This is however still excluding the loss of kwh during charging. With each charge (20% to 90%) there is about 5kwh more on my meter than Fordpass shows (aprox 5%). This is caused by the inverter in the car which causes loss of heat.
Things get much worse while charging to 100%, in that case the loss while loading goes up to over 10% over the full charge. This means that the last 10% takes about double the kwh from the net then actually gets into the battery.
 

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@Colorider, what is included in the difference between actual and reported efficiency? Input based on Fordpass or input based on the charger itself?

I noticed myself there is about +20% difference between what the car tells me the efficiency is vs what I calculate based on what Fordpass tells me I put vs driven miles.
This is however still excluding the loss of kwh during charging. With each charge (20% to 90%) there is about 5kwh more on my meter than Fordpass shows (aprox 5%). This is caused by the inverter in the car which causes loss of heat.
Things get much worse while charging to 100%, in that case the loss while loading goes up to over 10% over the full charge. This means that the last 10% takes about double the kwh from the net then actually gets into the battery.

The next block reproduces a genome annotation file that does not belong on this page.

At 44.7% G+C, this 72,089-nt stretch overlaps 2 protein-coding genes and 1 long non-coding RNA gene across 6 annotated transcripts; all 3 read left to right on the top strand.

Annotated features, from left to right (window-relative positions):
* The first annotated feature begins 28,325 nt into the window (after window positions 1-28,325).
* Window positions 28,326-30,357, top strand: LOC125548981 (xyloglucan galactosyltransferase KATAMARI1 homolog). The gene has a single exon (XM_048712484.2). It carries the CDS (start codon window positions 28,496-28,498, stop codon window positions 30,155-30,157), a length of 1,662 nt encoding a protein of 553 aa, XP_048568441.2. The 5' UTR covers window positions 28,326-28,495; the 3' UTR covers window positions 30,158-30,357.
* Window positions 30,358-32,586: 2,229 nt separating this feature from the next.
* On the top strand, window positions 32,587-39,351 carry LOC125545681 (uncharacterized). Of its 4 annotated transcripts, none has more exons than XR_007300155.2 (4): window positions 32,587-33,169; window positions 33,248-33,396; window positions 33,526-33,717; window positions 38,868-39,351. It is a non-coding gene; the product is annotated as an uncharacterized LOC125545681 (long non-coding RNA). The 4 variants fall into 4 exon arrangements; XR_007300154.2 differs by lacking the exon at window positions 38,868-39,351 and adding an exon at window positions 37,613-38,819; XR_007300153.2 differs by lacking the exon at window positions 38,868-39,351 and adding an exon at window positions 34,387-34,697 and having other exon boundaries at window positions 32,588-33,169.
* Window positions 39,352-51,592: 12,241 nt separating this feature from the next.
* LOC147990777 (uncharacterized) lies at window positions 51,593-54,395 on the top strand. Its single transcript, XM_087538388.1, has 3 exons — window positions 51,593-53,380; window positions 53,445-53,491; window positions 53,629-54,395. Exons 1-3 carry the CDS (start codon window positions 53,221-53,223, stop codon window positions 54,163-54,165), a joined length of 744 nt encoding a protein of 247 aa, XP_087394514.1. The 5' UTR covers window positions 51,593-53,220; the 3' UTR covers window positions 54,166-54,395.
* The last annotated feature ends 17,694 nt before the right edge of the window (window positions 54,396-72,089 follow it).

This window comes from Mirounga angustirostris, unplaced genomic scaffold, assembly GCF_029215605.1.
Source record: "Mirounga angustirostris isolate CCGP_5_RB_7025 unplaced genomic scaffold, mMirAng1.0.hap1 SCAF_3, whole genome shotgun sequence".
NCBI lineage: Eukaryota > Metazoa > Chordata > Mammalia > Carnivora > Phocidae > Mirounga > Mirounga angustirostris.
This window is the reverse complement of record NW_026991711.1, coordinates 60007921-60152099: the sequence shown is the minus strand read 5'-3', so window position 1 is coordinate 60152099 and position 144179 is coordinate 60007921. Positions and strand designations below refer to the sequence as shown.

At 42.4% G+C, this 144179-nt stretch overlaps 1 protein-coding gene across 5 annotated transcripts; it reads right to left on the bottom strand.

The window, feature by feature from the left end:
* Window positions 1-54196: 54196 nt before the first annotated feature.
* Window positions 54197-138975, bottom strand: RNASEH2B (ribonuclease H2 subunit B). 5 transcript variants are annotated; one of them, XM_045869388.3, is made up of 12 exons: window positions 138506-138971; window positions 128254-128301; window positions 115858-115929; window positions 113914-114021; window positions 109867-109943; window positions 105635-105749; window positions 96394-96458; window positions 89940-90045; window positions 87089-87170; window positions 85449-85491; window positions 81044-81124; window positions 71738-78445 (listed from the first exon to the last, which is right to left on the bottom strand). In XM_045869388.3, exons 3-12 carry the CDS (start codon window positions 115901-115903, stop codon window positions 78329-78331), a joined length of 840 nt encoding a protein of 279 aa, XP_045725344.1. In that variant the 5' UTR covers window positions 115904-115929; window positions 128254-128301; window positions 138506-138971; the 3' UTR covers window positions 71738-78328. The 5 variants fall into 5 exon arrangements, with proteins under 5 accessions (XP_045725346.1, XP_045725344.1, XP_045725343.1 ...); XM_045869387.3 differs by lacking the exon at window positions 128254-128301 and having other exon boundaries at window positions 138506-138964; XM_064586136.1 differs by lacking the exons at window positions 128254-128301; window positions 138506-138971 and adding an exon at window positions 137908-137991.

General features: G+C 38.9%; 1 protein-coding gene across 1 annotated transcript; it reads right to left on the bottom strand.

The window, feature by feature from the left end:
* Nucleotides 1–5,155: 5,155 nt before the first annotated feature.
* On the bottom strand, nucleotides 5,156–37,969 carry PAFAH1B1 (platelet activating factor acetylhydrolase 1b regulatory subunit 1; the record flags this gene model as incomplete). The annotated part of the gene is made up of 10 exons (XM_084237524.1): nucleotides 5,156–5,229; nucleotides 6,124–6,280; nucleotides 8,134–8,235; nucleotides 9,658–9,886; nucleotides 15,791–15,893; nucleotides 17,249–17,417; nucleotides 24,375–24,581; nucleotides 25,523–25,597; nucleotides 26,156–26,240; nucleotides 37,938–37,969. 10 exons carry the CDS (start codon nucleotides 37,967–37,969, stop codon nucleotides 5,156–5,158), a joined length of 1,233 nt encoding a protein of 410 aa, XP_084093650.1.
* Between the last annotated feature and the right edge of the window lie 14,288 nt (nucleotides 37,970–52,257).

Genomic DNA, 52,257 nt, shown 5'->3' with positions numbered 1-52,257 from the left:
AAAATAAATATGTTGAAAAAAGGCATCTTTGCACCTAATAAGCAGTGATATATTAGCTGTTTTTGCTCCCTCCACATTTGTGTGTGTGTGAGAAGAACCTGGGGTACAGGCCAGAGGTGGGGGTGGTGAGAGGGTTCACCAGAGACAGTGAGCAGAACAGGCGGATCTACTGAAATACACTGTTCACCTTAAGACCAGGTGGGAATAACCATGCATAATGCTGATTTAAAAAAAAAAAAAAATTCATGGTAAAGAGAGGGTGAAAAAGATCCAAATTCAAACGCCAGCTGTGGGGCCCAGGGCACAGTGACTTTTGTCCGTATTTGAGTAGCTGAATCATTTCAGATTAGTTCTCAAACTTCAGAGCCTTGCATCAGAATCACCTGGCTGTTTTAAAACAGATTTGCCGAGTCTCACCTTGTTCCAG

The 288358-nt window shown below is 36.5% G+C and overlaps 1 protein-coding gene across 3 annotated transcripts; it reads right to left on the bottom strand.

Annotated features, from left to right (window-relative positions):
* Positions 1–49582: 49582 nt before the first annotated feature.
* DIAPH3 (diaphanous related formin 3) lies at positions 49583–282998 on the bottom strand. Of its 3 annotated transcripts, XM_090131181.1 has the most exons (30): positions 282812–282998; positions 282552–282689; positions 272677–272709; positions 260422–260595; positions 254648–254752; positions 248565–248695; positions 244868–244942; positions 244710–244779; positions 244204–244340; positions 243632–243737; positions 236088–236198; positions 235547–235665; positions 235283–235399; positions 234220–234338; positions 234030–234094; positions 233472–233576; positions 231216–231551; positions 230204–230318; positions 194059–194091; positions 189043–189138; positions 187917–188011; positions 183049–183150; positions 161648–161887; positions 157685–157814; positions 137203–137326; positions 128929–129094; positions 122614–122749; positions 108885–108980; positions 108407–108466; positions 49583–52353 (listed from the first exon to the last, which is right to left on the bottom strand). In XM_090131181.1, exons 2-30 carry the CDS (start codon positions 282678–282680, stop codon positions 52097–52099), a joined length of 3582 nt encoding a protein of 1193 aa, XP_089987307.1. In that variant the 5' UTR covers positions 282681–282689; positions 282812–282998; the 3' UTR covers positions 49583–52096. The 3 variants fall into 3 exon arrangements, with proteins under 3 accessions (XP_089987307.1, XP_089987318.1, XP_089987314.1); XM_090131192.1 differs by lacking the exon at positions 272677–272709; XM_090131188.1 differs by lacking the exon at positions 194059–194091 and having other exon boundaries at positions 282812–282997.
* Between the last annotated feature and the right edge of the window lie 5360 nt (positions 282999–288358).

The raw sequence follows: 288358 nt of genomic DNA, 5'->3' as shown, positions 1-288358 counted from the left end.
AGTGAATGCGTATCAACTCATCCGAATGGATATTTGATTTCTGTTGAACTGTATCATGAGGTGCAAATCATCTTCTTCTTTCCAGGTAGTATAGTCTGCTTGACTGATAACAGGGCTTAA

10% are charger/inverter losses. 9-10% are unknown and something within the car. The car reports 9-10% better efficiency than reality. I wish Ford would chime into why.

my Hyundai Ioniq EV is spot on, period. Compensate for 8% for charger/inverter losses any time of year to what the car reports in Mi/kWh and you get exactly what the charger meter reads.
 
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Colorider

Colorider

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@Colorider, what is included in the difference between actual and reported efficiency?
Actual is calculated based on the miles divided by the charger data. Reported is what is displayed on Trip 2 at the end of the month before I reset it.